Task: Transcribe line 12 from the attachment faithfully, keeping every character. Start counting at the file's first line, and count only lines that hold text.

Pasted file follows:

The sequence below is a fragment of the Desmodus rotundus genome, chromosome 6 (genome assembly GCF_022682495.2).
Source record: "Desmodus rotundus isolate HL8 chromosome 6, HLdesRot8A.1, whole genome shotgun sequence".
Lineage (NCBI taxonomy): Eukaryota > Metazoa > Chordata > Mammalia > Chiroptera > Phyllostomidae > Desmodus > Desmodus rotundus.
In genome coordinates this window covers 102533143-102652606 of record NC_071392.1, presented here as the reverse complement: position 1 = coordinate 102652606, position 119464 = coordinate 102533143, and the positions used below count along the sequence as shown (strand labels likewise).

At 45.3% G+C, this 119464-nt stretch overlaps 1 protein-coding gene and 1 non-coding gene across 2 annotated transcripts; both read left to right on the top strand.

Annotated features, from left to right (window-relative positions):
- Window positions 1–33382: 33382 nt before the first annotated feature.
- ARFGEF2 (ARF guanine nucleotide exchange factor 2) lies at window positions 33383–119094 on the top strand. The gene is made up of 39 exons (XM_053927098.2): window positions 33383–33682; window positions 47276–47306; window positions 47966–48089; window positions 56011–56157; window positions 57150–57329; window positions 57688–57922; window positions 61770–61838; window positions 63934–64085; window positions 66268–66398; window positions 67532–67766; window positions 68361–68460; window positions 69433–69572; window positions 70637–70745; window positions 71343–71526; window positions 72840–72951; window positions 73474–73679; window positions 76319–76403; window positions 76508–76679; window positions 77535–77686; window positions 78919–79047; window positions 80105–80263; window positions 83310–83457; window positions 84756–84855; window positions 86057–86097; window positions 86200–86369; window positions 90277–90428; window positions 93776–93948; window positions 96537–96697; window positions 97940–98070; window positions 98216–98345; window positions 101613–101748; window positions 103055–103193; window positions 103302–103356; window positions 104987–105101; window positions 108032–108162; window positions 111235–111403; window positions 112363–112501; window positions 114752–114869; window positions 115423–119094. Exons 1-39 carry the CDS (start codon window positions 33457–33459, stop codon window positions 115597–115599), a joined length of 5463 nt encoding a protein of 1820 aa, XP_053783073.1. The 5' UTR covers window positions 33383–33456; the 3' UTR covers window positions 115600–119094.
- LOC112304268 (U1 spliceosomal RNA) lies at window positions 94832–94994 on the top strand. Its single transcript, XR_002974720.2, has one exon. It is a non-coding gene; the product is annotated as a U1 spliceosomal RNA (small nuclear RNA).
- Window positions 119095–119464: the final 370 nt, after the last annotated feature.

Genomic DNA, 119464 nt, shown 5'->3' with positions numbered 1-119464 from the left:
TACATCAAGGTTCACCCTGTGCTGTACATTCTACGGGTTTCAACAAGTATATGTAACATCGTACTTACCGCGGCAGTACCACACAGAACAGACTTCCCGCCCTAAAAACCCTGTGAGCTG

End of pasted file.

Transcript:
TACATCAAGGTTCACCCTGTGCTGTACATTCTACGGGTTTCAACAAGTATATGTAACATCGTACTTACCGCGGCAGTACCACACAGAACAGACTTCCCGCCCTAAAAACCCTGTGAGCTG